m invasion, for eight months, the Tyrol and the heart of the Austrian monarchy. Kehl and Huninguen, in 1796, sheltered Moreau for three months against all the efforts of the Archduke Charles. St. Jean d'acre, in 1799, sustained a siege of sixty days of open trench. Ulm, in 1800, held Moreau in check for more than a month. Genoa, in 1800, sustained a blockade of sixty and a siege of forty days. Saragossa in 1808 sustained a close siege of near two months; and in 1809 it was again bnce, in a few weeks overran Flanders, and drove the allies beyond the Rhine. In the campaign of 1796, when the army of Moreau had been forced into a precipitate retreat by the admirable strategic operations of the Archduke Charles, the French forcve cut off Moreau's retreat, and destroyed his army. Fortunately the place was strong enough to resist all assaults; and Moreau, basing himself on the fortresses of Alsace his right covered by Huninguen, Neuf-Brisach, and Befort, and his left by the
H. Wager Halleck , A. M. , Lieut. of Engineers, U. S. Army ., Elements of Military Art and Science; or, Course of Instruction in Strategy, Fortification, Tactis of Battles &c., Embracing the Duties of Staff, Infantry, Cavalry, Artillery and Engineers. Adapted to the Use of Volunteers and Militia., Chapter 9: army organization—Staff and Administrative Corps.—Their history, duties, numbers, and organization (search)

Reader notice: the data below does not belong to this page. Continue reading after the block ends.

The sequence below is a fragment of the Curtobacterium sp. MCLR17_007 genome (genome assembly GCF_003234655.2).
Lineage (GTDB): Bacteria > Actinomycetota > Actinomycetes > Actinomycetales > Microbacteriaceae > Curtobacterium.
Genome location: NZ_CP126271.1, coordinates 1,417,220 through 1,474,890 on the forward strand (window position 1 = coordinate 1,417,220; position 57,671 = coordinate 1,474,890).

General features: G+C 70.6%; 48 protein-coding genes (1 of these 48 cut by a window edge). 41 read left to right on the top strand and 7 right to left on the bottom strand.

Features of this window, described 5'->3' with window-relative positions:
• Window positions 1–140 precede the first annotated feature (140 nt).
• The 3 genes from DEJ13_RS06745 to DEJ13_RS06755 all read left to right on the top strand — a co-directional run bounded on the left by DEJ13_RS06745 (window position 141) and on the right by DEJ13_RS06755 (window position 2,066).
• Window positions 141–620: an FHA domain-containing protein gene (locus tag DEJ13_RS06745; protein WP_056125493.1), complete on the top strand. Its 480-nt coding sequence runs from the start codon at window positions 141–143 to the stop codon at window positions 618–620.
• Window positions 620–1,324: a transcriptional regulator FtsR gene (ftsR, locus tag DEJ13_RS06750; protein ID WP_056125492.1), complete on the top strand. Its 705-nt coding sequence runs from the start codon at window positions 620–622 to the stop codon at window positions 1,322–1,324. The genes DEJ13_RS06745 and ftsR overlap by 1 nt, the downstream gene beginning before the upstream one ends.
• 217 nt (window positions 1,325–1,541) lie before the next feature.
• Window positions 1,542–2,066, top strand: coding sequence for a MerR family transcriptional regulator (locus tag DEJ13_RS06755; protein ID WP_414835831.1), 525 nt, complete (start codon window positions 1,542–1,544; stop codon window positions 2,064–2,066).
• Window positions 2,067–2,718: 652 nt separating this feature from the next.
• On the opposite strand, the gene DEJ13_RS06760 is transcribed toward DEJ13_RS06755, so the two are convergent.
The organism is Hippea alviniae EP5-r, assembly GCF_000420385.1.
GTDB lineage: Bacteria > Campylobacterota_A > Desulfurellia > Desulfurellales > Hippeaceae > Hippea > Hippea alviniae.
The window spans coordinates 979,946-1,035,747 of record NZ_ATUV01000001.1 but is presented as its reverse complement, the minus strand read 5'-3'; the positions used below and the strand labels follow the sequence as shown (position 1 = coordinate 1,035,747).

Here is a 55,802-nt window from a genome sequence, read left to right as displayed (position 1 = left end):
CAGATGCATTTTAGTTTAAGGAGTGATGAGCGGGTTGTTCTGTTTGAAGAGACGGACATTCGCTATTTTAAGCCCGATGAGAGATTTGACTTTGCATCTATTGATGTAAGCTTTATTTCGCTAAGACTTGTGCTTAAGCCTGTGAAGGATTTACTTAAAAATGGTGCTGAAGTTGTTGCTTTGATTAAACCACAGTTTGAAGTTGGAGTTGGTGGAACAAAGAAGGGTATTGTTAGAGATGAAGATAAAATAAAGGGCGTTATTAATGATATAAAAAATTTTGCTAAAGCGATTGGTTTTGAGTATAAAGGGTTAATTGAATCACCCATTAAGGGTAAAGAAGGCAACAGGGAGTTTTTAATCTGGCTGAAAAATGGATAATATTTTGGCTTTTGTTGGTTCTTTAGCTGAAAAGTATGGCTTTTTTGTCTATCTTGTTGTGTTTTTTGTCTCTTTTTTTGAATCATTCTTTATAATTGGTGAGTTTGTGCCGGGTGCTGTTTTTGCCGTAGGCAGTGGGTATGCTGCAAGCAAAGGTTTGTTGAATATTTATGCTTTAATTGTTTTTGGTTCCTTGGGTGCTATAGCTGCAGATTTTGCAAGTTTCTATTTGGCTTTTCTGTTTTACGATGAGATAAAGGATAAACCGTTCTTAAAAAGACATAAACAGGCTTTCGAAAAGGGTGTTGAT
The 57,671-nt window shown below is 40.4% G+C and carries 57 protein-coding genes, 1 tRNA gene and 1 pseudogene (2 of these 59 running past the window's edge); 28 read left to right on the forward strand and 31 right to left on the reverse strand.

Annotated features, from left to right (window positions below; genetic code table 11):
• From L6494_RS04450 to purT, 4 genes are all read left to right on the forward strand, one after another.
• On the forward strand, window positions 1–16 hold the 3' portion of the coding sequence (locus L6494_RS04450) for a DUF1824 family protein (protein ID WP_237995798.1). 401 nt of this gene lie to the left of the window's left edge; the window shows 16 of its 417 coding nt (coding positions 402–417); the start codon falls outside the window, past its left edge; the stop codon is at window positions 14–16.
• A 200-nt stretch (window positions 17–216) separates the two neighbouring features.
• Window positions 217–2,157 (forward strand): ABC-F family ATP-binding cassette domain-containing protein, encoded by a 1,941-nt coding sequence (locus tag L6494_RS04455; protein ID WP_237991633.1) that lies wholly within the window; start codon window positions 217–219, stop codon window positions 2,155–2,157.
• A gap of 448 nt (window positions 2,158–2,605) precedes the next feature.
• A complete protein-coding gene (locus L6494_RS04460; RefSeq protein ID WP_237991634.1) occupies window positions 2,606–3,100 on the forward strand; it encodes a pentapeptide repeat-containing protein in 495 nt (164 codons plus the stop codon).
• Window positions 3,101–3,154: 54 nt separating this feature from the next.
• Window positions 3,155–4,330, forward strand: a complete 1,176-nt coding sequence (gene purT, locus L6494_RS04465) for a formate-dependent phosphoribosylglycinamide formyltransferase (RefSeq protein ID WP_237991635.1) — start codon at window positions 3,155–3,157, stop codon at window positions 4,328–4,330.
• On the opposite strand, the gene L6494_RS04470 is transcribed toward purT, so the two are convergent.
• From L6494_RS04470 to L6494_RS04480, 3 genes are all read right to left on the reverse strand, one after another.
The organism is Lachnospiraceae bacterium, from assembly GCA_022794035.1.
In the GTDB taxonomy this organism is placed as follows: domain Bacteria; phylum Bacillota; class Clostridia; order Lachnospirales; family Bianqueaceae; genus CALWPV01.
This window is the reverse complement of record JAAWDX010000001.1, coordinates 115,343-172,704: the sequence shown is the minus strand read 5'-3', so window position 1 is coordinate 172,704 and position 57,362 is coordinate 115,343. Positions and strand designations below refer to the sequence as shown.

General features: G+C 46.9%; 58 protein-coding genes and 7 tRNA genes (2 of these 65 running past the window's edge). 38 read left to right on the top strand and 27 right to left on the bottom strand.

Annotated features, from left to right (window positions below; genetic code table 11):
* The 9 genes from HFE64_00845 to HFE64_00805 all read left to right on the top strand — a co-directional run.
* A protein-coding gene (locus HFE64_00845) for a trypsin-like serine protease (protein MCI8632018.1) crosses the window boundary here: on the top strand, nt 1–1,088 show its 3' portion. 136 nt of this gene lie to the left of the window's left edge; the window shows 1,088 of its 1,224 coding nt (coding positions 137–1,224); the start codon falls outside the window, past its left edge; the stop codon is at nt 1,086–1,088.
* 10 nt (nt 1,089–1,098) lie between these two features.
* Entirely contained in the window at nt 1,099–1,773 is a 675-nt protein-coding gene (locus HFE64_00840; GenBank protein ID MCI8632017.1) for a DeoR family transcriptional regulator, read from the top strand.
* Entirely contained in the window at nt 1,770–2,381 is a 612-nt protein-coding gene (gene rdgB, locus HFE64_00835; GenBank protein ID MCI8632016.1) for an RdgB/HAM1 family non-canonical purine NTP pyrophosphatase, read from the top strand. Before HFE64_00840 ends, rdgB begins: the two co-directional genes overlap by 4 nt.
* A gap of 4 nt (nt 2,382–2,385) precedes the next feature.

erloo campaign. General Jomini first greatly distinguished himself as chief of Ney's staff, and afterwards on the staff of the Emperor of Russia. Other generals have owed much of their success to the chiefs of their staff:--Pichegru to Regnier, Moreau to Dessoles, Kutusof to Toll, Barclay to Diebitsch, and Blucher to Thurnhorst and Gneisenau. The generalissimo or commander-in-chief of an army is the person designated by the law of the land to take charge of the organized military forces of both ancient and modern times, have been rendered illustrious by achievements which were mainly due to their associates! Reynier was the chief cause of the victories of Pichegru, in 1794; and Dessoles, in like manner, contributed to the glory of Moreau. Is not General Toll associated with the successes of Kutusof? Diebitsch with those of Barclay and Witgenstein? Gneisenau and Muffling with those of Blucher? Numerous other instances might be cited in support of these assertions. A well-es